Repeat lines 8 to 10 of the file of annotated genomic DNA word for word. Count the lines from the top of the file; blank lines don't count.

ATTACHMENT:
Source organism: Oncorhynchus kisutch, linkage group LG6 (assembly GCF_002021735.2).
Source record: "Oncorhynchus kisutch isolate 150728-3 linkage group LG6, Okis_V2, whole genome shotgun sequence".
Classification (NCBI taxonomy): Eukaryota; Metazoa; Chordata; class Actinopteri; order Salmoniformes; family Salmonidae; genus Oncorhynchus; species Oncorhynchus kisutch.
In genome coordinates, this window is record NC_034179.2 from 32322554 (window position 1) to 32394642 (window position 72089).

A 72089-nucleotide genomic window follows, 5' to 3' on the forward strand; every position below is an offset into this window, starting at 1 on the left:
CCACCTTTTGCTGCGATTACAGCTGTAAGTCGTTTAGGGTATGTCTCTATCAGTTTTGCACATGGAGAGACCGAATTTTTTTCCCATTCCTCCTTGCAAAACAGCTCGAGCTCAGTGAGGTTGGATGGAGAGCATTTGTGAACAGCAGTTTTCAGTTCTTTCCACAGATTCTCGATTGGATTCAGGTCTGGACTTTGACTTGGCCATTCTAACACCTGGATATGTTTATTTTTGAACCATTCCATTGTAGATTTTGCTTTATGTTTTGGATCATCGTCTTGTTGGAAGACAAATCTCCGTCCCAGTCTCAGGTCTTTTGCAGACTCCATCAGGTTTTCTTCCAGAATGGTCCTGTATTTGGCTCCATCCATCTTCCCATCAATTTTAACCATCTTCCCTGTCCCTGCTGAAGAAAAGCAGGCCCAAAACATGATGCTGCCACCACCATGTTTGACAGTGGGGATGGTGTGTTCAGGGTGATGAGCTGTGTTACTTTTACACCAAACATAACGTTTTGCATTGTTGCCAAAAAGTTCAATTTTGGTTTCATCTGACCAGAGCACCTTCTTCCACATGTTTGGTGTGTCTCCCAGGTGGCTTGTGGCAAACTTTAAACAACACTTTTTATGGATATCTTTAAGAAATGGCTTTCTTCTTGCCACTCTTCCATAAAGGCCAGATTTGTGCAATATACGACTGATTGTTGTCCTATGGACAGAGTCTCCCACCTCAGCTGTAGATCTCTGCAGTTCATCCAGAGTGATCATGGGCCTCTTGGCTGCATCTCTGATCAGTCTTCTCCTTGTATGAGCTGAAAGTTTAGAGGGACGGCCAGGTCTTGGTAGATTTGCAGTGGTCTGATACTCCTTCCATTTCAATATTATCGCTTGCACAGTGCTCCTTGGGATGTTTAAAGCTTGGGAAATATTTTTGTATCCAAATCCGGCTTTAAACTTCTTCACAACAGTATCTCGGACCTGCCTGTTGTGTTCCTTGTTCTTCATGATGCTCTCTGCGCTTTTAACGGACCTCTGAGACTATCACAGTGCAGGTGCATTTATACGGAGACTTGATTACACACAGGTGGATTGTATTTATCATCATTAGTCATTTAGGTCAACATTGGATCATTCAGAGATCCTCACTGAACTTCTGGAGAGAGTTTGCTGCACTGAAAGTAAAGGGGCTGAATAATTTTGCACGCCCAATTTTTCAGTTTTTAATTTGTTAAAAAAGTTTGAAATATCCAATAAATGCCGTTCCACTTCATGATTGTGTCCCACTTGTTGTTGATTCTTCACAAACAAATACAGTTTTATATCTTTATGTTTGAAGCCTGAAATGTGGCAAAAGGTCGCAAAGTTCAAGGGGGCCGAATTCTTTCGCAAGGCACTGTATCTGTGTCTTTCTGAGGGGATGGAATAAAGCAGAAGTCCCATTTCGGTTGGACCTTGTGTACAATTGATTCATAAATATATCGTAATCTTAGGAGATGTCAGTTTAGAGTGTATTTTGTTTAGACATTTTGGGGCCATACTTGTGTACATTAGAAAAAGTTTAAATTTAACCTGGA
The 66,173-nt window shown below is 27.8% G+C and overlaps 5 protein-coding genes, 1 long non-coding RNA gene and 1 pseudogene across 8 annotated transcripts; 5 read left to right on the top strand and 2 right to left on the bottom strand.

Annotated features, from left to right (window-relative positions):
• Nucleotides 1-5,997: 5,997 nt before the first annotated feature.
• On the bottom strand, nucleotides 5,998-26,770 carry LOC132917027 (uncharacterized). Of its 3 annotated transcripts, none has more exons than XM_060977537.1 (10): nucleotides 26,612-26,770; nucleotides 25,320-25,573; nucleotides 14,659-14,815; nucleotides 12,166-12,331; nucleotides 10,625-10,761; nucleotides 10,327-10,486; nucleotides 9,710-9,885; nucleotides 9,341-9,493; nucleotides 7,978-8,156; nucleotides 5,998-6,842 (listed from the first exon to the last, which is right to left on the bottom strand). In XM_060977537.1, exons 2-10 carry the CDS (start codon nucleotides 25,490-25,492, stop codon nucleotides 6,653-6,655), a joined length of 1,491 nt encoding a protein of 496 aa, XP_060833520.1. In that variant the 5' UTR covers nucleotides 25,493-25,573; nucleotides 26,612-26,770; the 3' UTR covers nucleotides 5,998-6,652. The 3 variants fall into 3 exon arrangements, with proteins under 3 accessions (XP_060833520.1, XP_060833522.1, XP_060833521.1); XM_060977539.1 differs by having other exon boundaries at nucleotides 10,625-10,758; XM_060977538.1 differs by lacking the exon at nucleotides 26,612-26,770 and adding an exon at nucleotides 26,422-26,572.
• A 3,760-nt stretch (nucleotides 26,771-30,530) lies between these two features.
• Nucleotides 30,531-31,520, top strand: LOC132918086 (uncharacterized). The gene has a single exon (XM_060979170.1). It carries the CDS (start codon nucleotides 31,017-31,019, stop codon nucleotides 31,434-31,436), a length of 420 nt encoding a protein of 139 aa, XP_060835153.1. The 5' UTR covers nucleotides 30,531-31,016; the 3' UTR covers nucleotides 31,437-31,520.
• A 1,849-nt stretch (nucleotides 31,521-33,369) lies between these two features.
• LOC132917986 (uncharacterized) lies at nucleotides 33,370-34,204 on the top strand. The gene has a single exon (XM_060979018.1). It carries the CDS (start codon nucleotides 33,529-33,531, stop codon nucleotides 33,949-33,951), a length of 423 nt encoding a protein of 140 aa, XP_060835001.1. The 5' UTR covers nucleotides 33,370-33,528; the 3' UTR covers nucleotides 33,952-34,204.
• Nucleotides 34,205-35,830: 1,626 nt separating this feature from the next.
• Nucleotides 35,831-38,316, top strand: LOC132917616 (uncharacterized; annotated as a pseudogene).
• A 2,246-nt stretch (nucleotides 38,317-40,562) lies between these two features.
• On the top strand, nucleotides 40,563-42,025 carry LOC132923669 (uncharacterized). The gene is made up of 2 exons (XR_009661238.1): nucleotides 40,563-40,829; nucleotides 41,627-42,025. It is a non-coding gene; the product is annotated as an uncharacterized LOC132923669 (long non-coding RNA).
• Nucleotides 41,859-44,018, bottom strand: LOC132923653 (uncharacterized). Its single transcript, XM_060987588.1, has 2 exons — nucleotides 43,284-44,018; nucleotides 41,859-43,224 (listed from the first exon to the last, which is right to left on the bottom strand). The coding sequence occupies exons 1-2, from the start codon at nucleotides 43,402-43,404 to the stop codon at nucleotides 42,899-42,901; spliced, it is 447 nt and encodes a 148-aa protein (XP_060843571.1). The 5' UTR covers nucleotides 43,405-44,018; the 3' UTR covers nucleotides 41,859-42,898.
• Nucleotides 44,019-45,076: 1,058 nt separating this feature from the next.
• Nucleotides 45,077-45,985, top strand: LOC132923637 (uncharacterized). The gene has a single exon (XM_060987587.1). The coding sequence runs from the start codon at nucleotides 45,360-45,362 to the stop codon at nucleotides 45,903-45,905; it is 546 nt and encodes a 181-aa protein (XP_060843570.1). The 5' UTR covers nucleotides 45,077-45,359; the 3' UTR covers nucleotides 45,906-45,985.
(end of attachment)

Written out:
Annotated features, from left to right (window-relative positions):
• Nucleotides 1-5,997: 5,997 nt before the first annotated feature.
• On the bottom strand, nucleotides 5,998-26,770 carry LOC132917027 (uncharacterized). Of its 3 annotated transcripts, none has more exons than XM_060977537.1 (10): nucleotides 26,612-26,770; nucleotides 25,320-25,573; nucleotides 14,659-14,815; nucleotides 12,166-12,331; nucleotides 10,625-10,761; nucleotides 10,327-10,486; nucleotides 9,710-9,885; nucleotides 9,341-9,493; nucleotides 7,978-8,156; nucleotides 5,998-6,842 (listed from the first exon to the last, which is right to left on the bottom strand). In XM_060977537.1, exons 2-10 carry the CDS (start codon nucleotides 25,490-25,492, stop codon nucleotides 6,653-6,655), a joined length of 1,491 nt encoding a protein of 496 aa, XP_060833520.1. In that variant the 5' UTR covers nucleotides 25,493-25,573; nucleotides 26,612-26,770; the 3' UTR covers nucleotides 5,998-6,652. The 3 variants fall into 3 exon arrangements, with proteins under 3 accessions (XP_060833520.1, XP_060833522.1, XP_060833521.1); XM_060977539.1 differs by having other exon boundaries at nucleotides 10,625-10,758; XM_060977538.1 differs by lacking the exon at nucleotides 26,612-26,770 and adding an exon at nucleotides 26,422-26,572.